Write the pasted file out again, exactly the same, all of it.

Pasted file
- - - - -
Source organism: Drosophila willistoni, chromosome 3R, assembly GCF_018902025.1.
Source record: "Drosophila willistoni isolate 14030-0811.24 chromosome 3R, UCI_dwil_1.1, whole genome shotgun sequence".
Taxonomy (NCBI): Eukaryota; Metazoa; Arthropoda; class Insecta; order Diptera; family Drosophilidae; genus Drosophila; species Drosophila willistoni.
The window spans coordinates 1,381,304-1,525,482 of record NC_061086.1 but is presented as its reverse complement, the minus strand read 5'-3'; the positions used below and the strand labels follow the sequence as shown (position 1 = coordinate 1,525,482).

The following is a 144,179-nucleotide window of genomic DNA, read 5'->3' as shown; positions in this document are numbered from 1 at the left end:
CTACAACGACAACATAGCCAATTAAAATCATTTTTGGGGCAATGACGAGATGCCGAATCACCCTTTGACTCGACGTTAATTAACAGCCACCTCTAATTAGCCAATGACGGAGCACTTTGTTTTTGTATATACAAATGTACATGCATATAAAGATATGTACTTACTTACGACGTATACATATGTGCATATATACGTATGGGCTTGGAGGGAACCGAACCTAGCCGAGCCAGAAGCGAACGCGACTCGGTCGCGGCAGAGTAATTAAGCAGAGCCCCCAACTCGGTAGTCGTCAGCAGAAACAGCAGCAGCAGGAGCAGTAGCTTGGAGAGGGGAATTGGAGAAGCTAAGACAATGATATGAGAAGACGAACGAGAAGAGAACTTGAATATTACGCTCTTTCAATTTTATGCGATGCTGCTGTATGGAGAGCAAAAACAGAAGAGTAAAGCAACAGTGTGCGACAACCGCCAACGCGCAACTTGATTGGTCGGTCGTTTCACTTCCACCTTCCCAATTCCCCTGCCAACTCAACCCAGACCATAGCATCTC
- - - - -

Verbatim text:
Source organism: Drosophila willistoni, chromosome 3R, assembly GCF_018902025.1.
Source record: "Drosophila willistoni isolate 14030-0811.24 chromosome 3R, UCI_dwil_1.1, whole genome shotgun sequence".
Taxonomy (NCBI): Eukaryota; Metazoa; Arthropoda; class Insecta; order Diptera; family Drosophilidae; genus Drosophila; species Drosophila willistoni.
The window spans coordinates 1,381,304-1,525,482 of record NC_061086.1 but is presented as its reverse complement, the minus strand read 5'-3'; the positions used below and the strand labels follow the sequence as shown (position 1 = coordinate 1,525,482).

The following is a 144,179-nucleotide window of genomic DNA, read 5'->3' as shown; positions in this document are numbered from 1 at the left end:
CTACAACGACAACATAGCCAATTAAAATCATTTTTGGGGCAATGACGAGATGCCGAATCACCCTTTGACTCGACGTTAATTAACAGCCACCTCTAATTAGCCAATGACGGAGCACTTTGTTTTTGTATATACAAATGTACATGCATATAAAGATATGTACTTACTTACGACGTATACATATGTGCATATATACGTATGGGCTTGGAGGGAACCGAACCTAGCCGAGCCAGAAGCGAACGCGACTCGGTCGCGGCAGAGTAATTAAGCAGAGCCCCCAACTCGGTAGTCGTCAGCAGAAACAGCAGCAGCAGGAGCAGTAGCTTGGAGAGGGGAATTGGAGAAGCTAAGACAATGATATGAGAAGACGAACGAGAAGAGAACTTGAATATTACGCTCTTTCAATTTTATGCGATGCTGCTGTATGGAGAGCAAAAACAGAAGAGTAAAGCAACAGTGTGCGACAACCGCCAACGCGCAACTTGATTGGTCGGTCGTTTCACTTCCACCTTCCCAATTCCCCTGCCAACTCAACCCAGACCATAGCATCTC